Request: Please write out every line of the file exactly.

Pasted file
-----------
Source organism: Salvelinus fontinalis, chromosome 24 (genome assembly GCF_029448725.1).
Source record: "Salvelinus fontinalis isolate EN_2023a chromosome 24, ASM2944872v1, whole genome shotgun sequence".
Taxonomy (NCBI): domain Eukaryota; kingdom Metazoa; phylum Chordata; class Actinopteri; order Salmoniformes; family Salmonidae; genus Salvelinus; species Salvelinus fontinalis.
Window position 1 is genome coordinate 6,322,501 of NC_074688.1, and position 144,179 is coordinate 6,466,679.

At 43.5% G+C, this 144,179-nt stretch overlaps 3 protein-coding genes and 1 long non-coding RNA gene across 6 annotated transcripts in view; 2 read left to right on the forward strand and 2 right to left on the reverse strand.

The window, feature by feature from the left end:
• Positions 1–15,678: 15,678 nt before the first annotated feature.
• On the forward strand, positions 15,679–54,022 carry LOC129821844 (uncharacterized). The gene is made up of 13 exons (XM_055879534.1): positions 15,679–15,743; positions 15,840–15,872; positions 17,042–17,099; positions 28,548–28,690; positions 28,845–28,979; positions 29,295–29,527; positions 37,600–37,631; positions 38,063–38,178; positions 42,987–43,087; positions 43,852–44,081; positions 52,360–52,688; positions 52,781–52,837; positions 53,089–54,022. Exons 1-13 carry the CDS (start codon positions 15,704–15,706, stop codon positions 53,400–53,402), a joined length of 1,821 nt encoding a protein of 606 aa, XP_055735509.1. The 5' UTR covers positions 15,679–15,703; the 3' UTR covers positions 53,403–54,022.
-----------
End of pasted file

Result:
Source organism: Salvelinus fontinalis, chromosome 24 (genome assembly GCF_029448725.1).
Source record: "Salvelinus fontinalis isolate EN_2023a chromosome 24, ASM2944872v1, whole genome shotgun sequence".
Taxonomy (NCBI): domain Eukaryota; kingdom Metazoa; phylum Chordata; class Actinopteri; order Salmoniformes; family Salmonidae; genus Salvelinus; species Salvelinus fontinalis.
Window position 1 is genome coordinate 6,322,501 of NC_074688.1, and position 144,179 is coordinate 6,466,679.

At 43.5% G+C, this 144,179-nt stretch overlaps 3 protein-coding genes and 1 long non-coding RNA gene across 6 annotated transcripts in view; 2 read left to right on the forward strand and 2 right to left on the reverse strand.

The window, feature by feature from the left end:
• Positions 1–15,678: 15,678 nt before the first annotated feature.
• On the forward strand, positions 15,679–54,022 carry LOC129821844 (uncharacterized). The gene is made up of 13 exons (XM_055879534.1): positions 15,679–15,743; positions 15,840–15,872; positions 17,042–17,099; positions 28,548–28,690; positions 28,845–28,979; positions 29,295–29,527; positions 37,600–37,631; positions 38,063–38,178; positions 42,987–43,087; positions 43,852–44,081; positions 52,360–52,688; positions 52,781–52,837; positions 53,089–54,022. Exons 1-13 carry the CDS (start codon positions 15,704–15,706, stop codon positions 53,400–53,402), a joined length of 1,821 nt encoding a protein of 606 aa, XP_055735509.1. The 5' UTR covers positions 15,679–15,703; the 3' UTR covers positions 53,403–54,022.